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Government announces plans to build £250m NHS AI Lab

Friday August 9th, 2019

The Government has announced plans to spend £250m setting up a National Artificial Intelligence Lab for the NHS.Government Opportunities

This is the third healthcare funding announcement of the week as Boris Johnson looks to underline his commitment to the NHS. It follows the £1.8bn funding announcement on Tuesday and yesterday’s stated intention to change pension rules in an effort to end the row over tax charges.
The NHS AI Lab will sit within NHSX, the new body responsible for delivering the NHS Tech Vision (see: Matthew Gould reveals further plans for NHSX). NHSX will work with the Accelerated Access Collaborative, a partnership of government, NHS, industry and patient representatives, to set up the lab.

The initiative builds on the Accelerating Detection of Disease programme that was announced as part of the Life Sciences Sector Deal 2 in December 2018, a key component in delivering the AI and Data Grand Challenge mission to use data, artificial intelligence and innovation to transform the prevention, early diagnosis and treatment of chronic diseases by 2030. At the end of last month Theresa May announced businesses and charities are expected to jointly invest up to £160m in the programme, alongside a £79m government investment.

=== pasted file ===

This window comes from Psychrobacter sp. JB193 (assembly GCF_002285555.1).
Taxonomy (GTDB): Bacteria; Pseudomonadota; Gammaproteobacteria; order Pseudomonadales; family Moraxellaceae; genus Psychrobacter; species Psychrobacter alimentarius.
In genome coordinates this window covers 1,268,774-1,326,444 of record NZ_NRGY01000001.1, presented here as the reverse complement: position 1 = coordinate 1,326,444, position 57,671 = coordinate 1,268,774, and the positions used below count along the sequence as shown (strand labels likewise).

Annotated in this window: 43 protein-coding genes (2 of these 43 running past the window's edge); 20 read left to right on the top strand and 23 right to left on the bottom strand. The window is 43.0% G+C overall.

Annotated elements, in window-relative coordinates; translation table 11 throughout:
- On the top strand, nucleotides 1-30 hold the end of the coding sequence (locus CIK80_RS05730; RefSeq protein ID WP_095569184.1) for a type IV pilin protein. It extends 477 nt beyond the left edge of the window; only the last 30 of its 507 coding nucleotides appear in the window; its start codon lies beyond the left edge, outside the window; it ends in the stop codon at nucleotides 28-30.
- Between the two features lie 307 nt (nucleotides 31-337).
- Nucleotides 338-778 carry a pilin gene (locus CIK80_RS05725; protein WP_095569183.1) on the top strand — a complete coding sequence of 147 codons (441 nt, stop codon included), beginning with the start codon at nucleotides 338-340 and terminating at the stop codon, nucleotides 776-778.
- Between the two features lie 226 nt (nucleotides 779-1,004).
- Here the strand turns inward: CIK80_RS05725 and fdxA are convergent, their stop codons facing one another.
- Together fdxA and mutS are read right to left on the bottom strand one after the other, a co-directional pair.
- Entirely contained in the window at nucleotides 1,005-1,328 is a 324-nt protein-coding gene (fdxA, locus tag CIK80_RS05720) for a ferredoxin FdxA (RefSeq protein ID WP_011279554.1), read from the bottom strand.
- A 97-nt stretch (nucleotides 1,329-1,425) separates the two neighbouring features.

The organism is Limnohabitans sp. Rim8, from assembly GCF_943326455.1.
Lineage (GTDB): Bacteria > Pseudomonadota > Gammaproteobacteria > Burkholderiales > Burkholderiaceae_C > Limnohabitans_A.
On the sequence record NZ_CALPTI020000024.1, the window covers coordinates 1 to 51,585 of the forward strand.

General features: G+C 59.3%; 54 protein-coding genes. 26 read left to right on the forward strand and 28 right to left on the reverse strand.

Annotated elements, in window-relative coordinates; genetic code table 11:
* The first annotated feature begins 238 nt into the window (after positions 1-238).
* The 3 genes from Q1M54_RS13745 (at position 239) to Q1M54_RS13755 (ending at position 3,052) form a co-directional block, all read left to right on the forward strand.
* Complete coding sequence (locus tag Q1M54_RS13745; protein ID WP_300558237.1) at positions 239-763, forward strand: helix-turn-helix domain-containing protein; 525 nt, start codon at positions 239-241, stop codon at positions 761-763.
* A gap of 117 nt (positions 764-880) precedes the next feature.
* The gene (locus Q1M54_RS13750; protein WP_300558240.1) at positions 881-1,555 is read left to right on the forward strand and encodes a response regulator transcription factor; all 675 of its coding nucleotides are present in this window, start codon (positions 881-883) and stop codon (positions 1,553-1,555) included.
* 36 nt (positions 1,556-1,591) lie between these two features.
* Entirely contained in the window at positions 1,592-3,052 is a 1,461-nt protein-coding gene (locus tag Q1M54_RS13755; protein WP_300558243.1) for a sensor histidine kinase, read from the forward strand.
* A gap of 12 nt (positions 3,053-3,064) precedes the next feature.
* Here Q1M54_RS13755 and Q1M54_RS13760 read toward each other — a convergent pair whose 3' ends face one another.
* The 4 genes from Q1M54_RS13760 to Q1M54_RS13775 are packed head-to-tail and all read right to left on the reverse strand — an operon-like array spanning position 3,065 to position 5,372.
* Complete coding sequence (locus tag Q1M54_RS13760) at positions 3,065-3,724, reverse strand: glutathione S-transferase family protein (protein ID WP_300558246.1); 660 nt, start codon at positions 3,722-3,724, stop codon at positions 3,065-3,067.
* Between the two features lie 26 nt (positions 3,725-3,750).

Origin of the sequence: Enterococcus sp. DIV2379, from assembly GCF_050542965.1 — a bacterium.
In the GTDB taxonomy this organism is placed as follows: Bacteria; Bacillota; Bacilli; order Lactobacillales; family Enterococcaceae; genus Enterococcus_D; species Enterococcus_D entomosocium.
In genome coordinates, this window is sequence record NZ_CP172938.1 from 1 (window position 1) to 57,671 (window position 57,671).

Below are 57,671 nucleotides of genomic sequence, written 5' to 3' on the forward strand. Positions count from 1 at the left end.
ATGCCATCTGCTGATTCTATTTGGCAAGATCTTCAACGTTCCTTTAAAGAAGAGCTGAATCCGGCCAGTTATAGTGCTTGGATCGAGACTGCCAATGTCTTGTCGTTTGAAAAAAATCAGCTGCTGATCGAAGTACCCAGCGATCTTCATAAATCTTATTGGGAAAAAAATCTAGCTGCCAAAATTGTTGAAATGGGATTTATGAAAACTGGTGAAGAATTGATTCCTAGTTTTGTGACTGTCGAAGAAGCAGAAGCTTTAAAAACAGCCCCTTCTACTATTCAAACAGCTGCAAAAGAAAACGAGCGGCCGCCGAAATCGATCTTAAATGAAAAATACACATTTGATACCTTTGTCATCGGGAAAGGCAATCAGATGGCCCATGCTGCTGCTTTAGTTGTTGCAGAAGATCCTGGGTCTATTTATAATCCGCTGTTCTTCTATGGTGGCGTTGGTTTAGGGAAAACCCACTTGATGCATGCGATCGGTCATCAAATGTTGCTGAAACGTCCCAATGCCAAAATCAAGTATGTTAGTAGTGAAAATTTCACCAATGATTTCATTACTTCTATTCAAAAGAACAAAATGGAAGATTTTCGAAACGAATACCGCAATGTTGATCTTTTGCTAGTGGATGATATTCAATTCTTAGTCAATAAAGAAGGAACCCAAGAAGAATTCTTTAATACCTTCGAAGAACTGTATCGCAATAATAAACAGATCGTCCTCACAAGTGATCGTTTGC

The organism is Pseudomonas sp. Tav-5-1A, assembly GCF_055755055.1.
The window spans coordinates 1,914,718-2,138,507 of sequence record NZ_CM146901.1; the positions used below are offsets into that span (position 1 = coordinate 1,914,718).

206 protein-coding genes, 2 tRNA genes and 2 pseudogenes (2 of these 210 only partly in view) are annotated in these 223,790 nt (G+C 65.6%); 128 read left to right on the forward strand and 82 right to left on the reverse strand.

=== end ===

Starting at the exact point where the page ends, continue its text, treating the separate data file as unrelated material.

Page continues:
How the NHS AI Lab fits into the wider industry strategy AI initiatives is not yet clear and we will have to read the small print before we know when the £250m, which is apparently new money, will become available and over how many years it will be spread.

There is little doubt that AI will fundamentally change healthcare in the country, and we are already seeing it used across many parts of the sector, including prevention, diagnosis, treatment, genomics and drug discovery. However, before the true potential of AI can be realised, industry, academia, government and wider society will need to consider carefully a wide range of factors, including, but not limited to: data access, cyber-security, trust and ethics, workforce implications, demand management, accuracy and efficacy.

Announcing the news, Johnson said:

“In the first instance it should help personalise NHS screening and treatments for cancer, eye disease and a range of other conditions, as well as freeing up staff time”.

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